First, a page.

And, the way I think about it when I think about my folks is this kind of a character build. Now this is a screenshot I pulled down from the Internet. I have no idea what game it is, but you can see, you can adjust these skills, leadership, tactics, and empathy, self-control, and management. You level up, you get people focused and understand and how you rate, maybe, your managers are on these kind of values and these kind of behaviors.

Now, I’m not sure honestly on this screen why drunkenness is a value. I don’t encourage that, you don’t want your employees to level up in drunkenness or anger, but this concept of leveling up is going to be very useful as we try to think through: what is our organization going to look like for the next three months? What’s it going to look like in the fall if we have to have a second wave? Are we prepared for that as an organization?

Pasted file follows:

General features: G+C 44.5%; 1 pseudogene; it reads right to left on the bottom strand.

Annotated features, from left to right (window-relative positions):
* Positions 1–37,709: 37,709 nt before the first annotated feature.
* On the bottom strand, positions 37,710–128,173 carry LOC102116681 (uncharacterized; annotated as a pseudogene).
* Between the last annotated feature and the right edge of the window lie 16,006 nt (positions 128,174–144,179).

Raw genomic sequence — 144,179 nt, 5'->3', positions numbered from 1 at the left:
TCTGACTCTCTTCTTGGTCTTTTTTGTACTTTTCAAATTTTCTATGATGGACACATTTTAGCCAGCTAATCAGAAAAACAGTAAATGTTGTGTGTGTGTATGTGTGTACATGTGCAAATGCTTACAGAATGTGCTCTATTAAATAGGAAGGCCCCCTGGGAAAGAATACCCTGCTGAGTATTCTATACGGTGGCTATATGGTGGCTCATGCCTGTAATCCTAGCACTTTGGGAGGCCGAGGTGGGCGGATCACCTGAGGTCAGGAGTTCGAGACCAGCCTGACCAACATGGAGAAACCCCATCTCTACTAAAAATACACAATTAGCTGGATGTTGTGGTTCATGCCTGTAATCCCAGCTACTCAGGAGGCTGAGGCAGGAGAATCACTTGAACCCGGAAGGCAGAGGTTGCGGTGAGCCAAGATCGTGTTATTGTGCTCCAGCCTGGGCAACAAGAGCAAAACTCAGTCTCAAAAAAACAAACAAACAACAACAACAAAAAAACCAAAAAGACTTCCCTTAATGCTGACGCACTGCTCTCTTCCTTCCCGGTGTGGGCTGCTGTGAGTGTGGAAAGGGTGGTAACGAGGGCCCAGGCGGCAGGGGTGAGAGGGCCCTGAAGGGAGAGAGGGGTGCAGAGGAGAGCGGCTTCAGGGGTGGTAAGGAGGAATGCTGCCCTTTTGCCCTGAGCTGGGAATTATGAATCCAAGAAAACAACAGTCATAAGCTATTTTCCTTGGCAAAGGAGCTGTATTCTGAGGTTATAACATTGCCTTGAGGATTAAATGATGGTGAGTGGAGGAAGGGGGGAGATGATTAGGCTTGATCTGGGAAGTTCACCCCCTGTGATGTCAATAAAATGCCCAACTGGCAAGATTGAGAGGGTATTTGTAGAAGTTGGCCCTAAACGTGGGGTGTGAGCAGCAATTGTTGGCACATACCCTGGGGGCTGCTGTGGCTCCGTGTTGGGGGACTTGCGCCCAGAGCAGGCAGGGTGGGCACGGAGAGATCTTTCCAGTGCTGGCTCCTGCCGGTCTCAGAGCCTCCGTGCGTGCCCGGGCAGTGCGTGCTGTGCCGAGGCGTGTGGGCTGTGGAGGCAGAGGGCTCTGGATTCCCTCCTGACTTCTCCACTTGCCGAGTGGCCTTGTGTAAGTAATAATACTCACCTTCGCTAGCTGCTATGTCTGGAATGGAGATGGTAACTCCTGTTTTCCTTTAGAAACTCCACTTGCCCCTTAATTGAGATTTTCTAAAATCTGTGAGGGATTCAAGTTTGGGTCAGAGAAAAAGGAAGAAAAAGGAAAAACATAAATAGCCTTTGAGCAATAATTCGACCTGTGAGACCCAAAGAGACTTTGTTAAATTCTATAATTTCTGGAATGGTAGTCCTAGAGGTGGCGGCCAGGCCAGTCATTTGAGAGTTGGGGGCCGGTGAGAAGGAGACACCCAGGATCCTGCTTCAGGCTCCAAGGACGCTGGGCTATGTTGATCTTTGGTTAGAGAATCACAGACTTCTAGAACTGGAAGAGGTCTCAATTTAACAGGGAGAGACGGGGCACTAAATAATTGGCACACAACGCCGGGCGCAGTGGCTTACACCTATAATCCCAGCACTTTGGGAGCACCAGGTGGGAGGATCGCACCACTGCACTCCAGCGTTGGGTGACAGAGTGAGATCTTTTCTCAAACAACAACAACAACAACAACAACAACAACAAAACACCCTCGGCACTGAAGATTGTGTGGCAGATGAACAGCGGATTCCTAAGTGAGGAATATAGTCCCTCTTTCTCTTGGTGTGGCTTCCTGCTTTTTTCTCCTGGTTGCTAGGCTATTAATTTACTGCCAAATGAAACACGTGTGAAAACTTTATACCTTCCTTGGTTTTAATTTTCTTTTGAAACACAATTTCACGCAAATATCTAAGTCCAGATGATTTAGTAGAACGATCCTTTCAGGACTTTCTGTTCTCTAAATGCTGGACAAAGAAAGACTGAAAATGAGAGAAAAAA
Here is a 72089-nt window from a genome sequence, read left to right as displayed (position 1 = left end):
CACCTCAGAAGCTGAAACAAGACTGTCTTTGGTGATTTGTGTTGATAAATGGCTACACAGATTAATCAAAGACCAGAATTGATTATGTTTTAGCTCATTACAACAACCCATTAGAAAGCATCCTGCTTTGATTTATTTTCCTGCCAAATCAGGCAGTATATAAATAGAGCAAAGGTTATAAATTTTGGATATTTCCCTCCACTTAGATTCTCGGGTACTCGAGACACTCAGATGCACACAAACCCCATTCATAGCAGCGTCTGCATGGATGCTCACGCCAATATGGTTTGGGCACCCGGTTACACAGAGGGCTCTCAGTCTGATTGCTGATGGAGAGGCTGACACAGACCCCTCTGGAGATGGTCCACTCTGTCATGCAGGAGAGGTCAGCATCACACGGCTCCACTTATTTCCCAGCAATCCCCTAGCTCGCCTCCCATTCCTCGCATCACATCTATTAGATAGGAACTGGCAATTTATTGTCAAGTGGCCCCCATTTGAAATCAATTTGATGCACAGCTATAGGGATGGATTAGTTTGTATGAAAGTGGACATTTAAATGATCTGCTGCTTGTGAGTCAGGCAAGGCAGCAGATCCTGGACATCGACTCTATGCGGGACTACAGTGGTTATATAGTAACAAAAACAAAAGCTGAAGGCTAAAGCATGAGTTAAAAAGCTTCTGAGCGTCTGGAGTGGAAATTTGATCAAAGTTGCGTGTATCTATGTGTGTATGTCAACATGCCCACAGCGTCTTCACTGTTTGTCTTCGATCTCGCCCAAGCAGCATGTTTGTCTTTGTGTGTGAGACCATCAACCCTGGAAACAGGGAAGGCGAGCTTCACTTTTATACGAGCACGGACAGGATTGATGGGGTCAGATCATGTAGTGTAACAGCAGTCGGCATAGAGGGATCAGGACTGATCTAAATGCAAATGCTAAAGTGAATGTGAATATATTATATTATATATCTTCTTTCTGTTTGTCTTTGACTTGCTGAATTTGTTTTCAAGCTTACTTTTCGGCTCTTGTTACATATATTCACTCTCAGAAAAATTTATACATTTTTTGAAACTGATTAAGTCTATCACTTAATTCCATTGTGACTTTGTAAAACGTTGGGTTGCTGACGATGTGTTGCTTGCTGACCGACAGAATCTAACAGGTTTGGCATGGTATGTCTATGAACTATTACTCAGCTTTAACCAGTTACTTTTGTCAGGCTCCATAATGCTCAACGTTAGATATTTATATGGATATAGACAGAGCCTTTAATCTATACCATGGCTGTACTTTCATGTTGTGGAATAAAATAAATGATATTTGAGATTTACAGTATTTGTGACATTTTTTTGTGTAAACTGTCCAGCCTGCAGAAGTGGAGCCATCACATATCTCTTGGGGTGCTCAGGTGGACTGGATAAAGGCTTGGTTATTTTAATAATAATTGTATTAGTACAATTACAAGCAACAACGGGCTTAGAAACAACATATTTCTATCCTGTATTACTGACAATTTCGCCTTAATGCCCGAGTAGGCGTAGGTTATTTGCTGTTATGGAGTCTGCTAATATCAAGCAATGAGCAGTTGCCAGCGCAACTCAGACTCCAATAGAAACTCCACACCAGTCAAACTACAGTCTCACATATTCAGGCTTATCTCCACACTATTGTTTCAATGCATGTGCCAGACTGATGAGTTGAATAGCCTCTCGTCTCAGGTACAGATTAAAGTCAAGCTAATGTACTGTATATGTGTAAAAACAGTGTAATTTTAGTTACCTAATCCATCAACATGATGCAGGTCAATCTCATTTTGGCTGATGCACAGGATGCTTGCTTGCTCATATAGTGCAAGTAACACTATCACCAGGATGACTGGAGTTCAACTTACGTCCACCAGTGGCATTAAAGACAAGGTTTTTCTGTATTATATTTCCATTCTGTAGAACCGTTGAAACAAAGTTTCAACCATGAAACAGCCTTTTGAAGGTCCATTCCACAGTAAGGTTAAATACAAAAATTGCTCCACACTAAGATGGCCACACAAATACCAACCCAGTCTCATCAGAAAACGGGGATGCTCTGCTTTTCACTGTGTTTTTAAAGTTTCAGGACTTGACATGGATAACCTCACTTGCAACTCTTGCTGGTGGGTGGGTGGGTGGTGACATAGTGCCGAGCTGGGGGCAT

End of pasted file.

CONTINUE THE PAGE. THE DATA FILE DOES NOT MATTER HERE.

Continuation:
I mean, we all pivoted to working from home, to being sort of technologically adapt, within a matter of a week, so it’s possible. The whole concept of like no, there’s just absolutely no way we can have people work from home is out the window. So now you have to live with that, and you have to adjust, and that means looking at all of your policies about working from home, looking at all of your accommodation policies, understanding what has to change.

So you’re leveling up both as an organization, and you’re helping your employees to level up. Some of the values that I’ve been thinking about of what we’re going to need. They’re not new, but the emphasis is going to be different.